presents a summary of this information for all years of data. With a few exceptions, most of the diagnoses have PPV in excess of .6. Heart failure, diabetes and COPD/asthma/emphysema all had high PPV levels while Depression, stroke and any dementia had lower PPV levels. The PPV of Parkinson's Disease changed substantially over the study period, from .76 in 2000 to .60 in 2006, with a relatively high inter-quartile range but diabetes also declined over the period [see Additional File 1
]. The sensitivity levels of the MDS to identifying "true" positives in the Medicare claims are similar to the PPV with certain exceptions but, specificity levels of the MDS diagnoses was high, meaning there is substantial agreement with respect to a diagnosis not being present. By and large, the inter-state variation as measured by the inter-quartile range for most of the comparisons is relatively small, particularly for those diagnoses with high levels of PPV.
Positive Predictive Value of MDS based diagnosis relative to ICD-9 Diagnoses on the Medicare Hospital Claim for selected Diagnoses:
To address the issue of inter-facility variation in the correspondence between Medicare hospital discharge diagnoses and MDS based admission diagnoses, we calculated the PPV at the level of the individual facility for facilities with a minimum of 100 admissions during the course of 2006. Figure presents the distribution of facilities with various levels of PPV for the diagnosis of heart failure. As can be seen, most facilities with large numbers of admissions from hospital in the year have reasonably high PPV levels when comparing Medicare hospital claims diagnoses with diagnoses on the admission MDS. Indeed, nearly 70% of facilities have a PPV in excess of 70% for heart failure, reflecting the high average of .78 for heart failure in 2006. However, some facilities have quite low levels of PPV in spite of the fact that they have many admissions per year directly from hospital.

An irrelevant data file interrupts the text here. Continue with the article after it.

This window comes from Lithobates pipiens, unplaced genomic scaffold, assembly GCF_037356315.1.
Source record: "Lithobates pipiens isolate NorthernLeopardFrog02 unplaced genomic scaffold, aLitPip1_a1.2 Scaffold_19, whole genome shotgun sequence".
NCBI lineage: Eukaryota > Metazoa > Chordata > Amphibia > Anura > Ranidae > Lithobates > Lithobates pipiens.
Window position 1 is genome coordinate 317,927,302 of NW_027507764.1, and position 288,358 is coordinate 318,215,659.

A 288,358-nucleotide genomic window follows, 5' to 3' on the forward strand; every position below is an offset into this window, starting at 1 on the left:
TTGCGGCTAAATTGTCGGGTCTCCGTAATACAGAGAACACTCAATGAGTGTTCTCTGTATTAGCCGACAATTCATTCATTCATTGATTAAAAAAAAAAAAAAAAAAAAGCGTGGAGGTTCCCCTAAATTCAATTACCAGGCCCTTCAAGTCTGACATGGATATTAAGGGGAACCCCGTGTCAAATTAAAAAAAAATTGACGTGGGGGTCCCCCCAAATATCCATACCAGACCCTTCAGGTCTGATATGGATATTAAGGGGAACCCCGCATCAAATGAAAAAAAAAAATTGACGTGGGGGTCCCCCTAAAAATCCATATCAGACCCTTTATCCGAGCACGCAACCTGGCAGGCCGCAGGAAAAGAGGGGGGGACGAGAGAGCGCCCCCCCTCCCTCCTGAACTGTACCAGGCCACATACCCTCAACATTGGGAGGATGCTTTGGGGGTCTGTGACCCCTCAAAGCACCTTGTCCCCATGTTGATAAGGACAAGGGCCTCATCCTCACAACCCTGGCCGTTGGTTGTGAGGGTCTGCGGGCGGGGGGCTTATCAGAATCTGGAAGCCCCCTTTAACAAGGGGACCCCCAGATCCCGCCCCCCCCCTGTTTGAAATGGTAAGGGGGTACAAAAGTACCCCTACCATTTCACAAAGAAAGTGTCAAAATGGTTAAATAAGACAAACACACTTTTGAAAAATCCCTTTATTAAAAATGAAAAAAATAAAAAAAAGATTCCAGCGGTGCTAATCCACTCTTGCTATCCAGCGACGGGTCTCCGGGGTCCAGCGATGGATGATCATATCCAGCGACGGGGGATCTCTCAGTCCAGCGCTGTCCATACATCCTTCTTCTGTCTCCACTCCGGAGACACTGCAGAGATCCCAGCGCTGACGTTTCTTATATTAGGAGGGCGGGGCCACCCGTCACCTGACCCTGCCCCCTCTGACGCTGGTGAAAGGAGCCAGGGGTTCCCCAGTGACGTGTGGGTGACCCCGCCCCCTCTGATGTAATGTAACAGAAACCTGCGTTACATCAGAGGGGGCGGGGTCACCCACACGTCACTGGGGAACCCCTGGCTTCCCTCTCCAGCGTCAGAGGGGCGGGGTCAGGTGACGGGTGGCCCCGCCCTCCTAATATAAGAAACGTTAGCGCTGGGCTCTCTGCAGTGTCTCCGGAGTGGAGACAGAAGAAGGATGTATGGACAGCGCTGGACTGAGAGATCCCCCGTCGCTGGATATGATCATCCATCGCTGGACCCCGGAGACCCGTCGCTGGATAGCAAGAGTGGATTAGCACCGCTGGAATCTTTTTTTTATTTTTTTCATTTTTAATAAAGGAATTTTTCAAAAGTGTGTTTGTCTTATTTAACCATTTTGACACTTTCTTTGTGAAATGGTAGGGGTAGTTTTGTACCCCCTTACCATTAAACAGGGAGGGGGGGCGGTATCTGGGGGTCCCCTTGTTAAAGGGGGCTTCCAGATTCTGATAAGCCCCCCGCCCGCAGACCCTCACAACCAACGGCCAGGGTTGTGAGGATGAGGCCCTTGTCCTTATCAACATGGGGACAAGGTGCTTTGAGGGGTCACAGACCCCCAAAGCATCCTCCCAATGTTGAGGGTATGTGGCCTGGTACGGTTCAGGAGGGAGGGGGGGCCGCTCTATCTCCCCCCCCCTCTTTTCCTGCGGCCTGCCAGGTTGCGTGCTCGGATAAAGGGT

Facility Variation in the Positive Predictive Value of Medicare Hospital Claims for Heart Failure and MDS admission assessments indicating a diagnosis of Congestive Heart Failure. N = 13,520 Nursing Facilities.
Table presents the results of the internal consistency analyses comparing how well MDS items that should be logically related actually do correspond in terms of the positive predictive value, along with the inter-state variation in the positive predictive value of the association between the two variables. (See Additional File 2